Robotic Pipe Welding

Mar 20, 2018

If your pipe welding production line is seeking more reliable, flexible, and consistent products than consider integrating a robotic system. A 6-axis robotic arm will provide quick and efficient torch positioning and exceptional and consistent weld quality. The EOAT provides extraordinary control over a task that can be grueling for manual welders.

Robots welding pipe

Pipe weld­ing uses heat to join mul­ti­ple sec­tions of pipes togeth­er in order to cre­ate a sin­gle piece of met­al. It requires finesse and flex­i­bil­i­ty as it deals with dif­fer­ent pipe dimen­sions, mate­ri­als, and fit­tings that all call for dif­fer­ent weld­ing appli­ca­tions, torch angles, etc. 

Radi­al fric­tion weld­ing is a com­mon method for pipe weld­ing. It uses rota­tion and radi­al com­pres­sion of a sol­id beveled ring into a V‑preparation pro­vid­ed by the pipe ends. No addi­tion­al filler mate­r­i­al is used as weld­ing takes place in the sol­id phase. The pipe ends are butted togeth­er and clamped secure­ly to stop them rotat­ing or mov­ing apart. 

In order to pre­vent col­lapse of the pipe ends or pen­e­tra­tion of upset met­al formed dur­ing the weld sequence, a man­drel is locat­ed in the bore of the weld loca­tion. To pro­mote met­al flow from the base of the weld prepa­ra­tion, a ring made from a com­pat­i­ble mate­r­i­al is more sharply beveled than the pipes. In addi­tion, this decreas­es the ini­tial torque demand nor­mal­ly asso­ci­at­ed with the start of a fric­tion cycle when cold sur­faces come into contact. 

Pipe weld­ing is a very metic­u­lous process as the pipes that are cre­at­ed can some­times be used to trans­port haz­ardous mate­ri­als. If a con­nec­tion or repair was not prop­er­ly exe­cut­ed, this could pose a big safe­ty threat. Even erro­neous pipes that don’t trans­port dan­ger­ous sub­stances could be prob­lem­at­ic when not car­ried out correctly. 

For these rea­sons, man­u­al welders are required to take mul­ti­ple tests and get a pro­fes­sion­al cer­ti­fi­ca­tion that ensures the knowl­edge of dif­fer­ent pipe link­ing meth­ods and the fac­tors that could affect the qual­i­ty of the con­nec­tions. These rig­or­ous tests alone prove that pipe weld­ing is a com­pli­cat­ed and seri­ous task not to be tak­en lightly. 

Man­u­al pipe welders are not easy to find; so let us rec­om­mend anoth­er option: a robot­ic pipe welder! 

Why you should auto­mate your pipe welding?

Auto­mat­ed pipe weld­ing pro­vides a reli­able, flex­i­ble, and con­sis­tent solu­tion while also offer­ing high­er depo­si­tion welds and greater fusion. A 6‑axis robot­ic arm is capa­ble of quick, effi­cient torch posi­tion­ing. It pro­duces excep­tion­al and con­sis­tent weld qual­i­ty as the EOAT gives extra­or­di­nary con­trol over a task that can be gru­el­ing for man­u­al welders. In addi­tion, there is nev­er vari­a­tion in qual­i­ty that can some­times occur with man­u­al weld­ing, the results are always con­sis­tent and repeat­able. This results in few­er do-overs which equates to less wast­ed prod­uct mate­r­i­al and bet­ter throughput.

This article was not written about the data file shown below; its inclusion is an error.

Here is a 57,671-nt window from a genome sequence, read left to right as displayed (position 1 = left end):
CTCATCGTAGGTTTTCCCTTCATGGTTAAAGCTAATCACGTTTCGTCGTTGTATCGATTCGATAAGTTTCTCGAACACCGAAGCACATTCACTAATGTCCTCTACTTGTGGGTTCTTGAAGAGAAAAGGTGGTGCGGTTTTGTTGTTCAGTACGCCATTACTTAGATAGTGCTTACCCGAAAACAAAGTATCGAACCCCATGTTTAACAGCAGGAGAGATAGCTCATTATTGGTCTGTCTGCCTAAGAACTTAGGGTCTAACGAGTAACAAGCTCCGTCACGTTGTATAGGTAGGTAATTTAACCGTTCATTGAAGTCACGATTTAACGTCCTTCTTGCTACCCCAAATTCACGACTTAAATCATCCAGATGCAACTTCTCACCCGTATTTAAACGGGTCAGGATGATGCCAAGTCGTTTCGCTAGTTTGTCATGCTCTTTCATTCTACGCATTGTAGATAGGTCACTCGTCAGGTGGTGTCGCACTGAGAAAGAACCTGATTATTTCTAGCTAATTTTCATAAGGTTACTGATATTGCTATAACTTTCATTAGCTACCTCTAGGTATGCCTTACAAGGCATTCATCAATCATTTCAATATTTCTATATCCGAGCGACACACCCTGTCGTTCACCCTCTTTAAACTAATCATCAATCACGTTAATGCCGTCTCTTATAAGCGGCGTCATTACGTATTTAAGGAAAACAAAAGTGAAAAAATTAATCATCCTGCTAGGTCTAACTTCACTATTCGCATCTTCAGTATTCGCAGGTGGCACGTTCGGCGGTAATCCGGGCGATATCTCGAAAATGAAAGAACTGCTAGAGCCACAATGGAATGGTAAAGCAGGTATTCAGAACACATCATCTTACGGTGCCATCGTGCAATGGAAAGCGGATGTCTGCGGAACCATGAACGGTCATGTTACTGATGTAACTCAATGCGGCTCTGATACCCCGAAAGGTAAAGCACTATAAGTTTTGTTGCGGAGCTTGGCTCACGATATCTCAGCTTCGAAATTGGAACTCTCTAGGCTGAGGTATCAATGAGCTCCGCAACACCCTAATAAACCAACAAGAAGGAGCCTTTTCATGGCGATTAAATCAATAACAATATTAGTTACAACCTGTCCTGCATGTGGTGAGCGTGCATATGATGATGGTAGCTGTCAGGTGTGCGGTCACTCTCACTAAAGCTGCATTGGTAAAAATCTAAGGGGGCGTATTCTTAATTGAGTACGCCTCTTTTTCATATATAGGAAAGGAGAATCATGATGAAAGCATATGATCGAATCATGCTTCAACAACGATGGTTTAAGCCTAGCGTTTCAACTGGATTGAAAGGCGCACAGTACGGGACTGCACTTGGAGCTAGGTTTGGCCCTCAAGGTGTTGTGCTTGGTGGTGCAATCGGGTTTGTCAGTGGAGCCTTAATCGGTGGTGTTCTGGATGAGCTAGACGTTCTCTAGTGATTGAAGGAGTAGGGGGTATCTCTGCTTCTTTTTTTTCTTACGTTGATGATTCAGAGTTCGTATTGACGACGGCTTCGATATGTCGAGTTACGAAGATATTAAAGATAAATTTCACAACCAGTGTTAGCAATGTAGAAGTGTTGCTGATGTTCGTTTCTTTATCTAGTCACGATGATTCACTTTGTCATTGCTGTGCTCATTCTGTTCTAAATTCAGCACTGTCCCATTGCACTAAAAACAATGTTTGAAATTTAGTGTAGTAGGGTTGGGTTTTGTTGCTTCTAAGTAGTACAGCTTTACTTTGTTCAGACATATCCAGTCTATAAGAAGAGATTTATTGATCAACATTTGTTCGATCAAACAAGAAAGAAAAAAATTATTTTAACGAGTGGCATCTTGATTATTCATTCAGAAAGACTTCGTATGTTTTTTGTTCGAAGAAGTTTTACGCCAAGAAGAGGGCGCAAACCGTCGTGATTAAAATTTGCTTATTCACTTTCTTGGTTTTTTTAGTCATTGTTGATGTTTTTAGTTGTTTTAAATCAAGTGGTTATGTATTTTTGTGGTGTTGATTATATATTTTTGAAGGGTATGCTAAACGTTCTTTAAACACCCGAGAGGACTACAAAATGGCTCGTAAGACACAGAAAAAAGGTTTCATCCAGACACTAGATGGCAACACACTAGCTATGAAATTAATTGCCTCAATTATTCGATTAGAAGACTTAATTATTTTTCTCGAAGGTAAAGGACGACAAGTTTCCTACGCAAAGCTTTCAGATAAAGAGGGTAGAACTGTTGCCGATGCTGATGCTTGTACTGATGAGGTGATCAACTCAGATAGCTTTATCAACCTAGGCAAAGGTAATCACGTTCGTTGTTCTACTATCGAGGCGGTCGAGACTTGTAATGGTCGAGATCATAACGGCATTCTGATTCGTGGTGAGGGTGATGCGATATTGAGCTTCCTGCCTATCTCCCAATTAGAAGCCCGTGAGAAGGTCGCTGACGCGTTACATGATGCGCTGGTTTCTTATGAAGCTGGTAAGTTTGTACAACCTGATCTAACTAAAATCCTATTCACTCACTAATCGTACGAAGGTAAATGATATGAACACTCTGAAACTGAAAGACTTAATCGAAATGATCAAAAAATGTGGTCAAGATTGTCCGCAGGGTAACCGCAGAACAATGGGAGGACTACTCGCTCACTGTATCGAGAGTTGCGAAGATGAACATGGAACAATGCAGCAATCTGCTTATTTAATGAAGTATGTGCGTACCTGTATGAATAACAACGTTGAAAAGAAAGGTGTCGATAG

This ulti­mate­ly saves time and pro­vides unbeat­able flex­i­bil­i­ty while main­tain­ing opti­mal weld­ment qual­i­ty. Click here to con­tin­ue read­ing about why you should auto­mate your pipe weld­ing process.

What pipes can be weld­ed with auto­mat­ed systems?

Pipe Weld­ing automa­tion accom­mo­dates straight cut pipe welds as well as sev­er­al odlet fit­tings such as a Sock­o­let, Thread­o­let, or Elbolet.

A Sock­o­let has a sock­et for weld­ing that makes a 90° branch. It is avail­able in full size or reduc­ing for a straight piece of pipe and offered as Class 3000, 6000 and 9000 for high pressures.

An Elbo­let can be used on 90° long radius elbows, short­ra­dius elbows, and 180° returns. It is avail­able with but­tweld, sock­etweld, or thread­ed con­nec­tions and can be used for Ther­mow­ell, instru­men­ta­tion con­nec­tions, and as a drain con­nec­tion when there is not suf­fi­cient room for a Weldolet. 

A Thread­o­let has a female thread­ed con­nec­tion to mate to the branch con­nec­tion that cre­ates a 90° branch and comes in full size or reduc­ing for a straight piece of pipe. It is typ­i­cal­ly weld­ed over a hole drilled or burned in the pipe and sizes can range from 12″ to 2.” No mat­ter the size of the pipe, there is an olet to do the job. 

Tech­ni­cal Advances Avail­able in Pipe Welding

With the inte­gra­tion of advanced tech­nol­o­gy, every ele­ment of the process can now be mon­i­tored and con­trolled offline — from volt­age, cur­rent and wire feed speed, to torch angle and weld pen­e­tra­tion. Adjust­ments to work piece posi­tion­ers, torch ori­en­ta­tion, weld­ing pow­er source, robot­ic arm move­ments allow for fine-tuned, pre­cise results. Through-the-Arc Seam­Track­ing (TAST) is also avail­able and enables the inte­gra­tion of cur­rent as the weld­ing torch oscil­lates across the joint. This is ben­e­fi­cial as the con­troller can then alter the path and cor­rect for joint mis­align­ment. TAST can also be set­up to allow the robot to mod­i­fy its path as it weaves across the weld joint based on any joint loca­tion shift caused by dis­tor­tion or part spring back.

When sen­sors, through-the-arc track­ing, and even vision soft­ware are com­bined, robot­ic pipe weld­ing is a force to be reck­oned with.

Pipe Weld­ing Offers Huge ROI

Depend­ing on the com­plex­i­ty, parts need­ed, and your learn­ing curve, you can expect to see your ROI on a pipe weld­ing sys­tem with­in 6 – 24 months; the qual­i­ty in the prod­ucts can be seen imme­di­ate­ly. Don’t delay your pipe weld­ing automa­tion ROI any longer, get start­ed today! 

Our Robots​.com team of experts is ready to intent­ly lis­ten to your needs and help inte­grate the per­fect pipe weld­ing sys­tem; call us at 8777626881 or reach experts online.

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